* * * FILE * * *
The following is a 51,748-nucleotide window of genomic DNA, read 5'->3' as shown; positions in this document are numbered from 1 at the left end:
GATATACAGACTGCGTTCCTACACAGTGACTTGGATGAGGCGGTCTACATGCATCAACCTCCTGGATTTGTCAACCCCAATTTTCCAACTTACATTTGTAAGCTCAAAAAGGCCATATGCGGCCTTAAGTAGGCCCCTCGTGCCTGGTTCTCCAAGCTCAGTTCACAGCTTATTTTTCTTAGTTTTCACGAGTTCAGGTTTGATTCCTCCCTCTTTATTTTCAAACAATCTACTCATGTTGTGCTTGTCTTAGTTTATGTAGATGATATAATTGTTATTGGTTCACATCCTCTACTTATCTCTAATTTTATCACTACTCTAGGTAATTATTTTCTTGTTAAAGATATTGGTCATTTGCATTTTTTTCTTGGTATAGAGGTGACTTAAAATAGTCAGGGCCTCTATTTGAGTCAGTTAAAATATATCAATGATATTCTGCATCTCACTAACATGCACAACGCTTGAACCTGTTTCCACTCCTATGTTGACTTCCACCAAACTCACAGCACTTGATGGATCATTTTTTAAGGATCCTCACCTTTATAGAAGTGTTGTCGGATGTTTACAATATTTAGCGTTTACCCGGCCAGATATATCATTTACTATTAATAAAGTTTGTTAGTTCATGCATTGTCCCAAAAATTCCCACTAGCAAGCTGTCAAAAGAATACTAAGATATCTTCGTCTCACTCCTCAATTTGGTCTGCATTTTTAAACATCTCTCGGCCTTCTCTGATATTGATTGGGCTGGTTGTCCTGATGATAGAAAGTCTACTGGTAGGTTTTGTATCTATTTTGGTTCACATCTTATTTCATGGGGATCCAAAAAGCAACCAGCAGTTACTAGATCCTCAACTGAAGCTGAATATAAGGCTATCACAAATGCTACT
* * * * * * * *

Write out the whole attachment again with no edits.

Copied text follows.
The following is a 51,748-nucleotide window of genomic DNA, read 5'->3' as shown; positions in this document are numbered from 1 at the left end:
GATATACAGACTGCGTTCCTACACAGTGACTTGGATGAGGCGGTCTACATGCATCAACCTCCTGGATTTGTCAACCCCAATTTTCCAACTTACATTTGTAAGCTCAAAAAGGCCATATGCGGCCTTAAGTAGGCCCCTCGTGCCTGGTTCTCCAAGCTCAGTTCACAGCTTATTTTTCTTAGTTTTCACGAGTTCAGGTTTGATTCCTCCCTCTTTATTTTCAAACAATCTACTCATGTTGTGCTTGTCTTAGTTTATGTAGATGATATAATTGTTATTGGTTCACATCCTCTACTTATCTCTAATTTTATCACTACTCTAGGTAATTATTTTCTTGTTAAAGATATTGGTCATTTGCATTTTTTTCTTGGTATAGAGGTGACTTAAAATAGTCAGGGCCTCTATTTGAGTCAGTTAAAATATATCAATGATATTCTGCATCTCACTAACATGCACAACGCTTGAACCTGTTTCCACTCCTATGTTGACTTCCACCAAACTCACAGCACTTGATGGATCATTTTTTAAGGATCCTCACCTTTATAGAAGTGTTGTCGGATGTTTACAATATTTAGCGTTTACCCGGCCAGATATATCATTTACTATTAATAAAGTTTGTTAGTTCATGCATTGTCCCAAAAATTCCCACTAGCAAGCTGTCAAAAGAATACTAAGATATCTTCGTCTCACTCCTCAATTTGGTCTGCATTTTTAAACATCTCTCGGCCTTCTCTGATATTGATTGGGCTGGTTGTCCTGATGATAGAAAGTCTACTGGTAGGTTTTGTATCTATTTTGGTTCACATCTTATTTCATGGGGATCCAAAAAGCAACCAGCAGTTACTAGATCCTCAACTGAAGCTGAATATAAGGCTATCACAAATGCTACT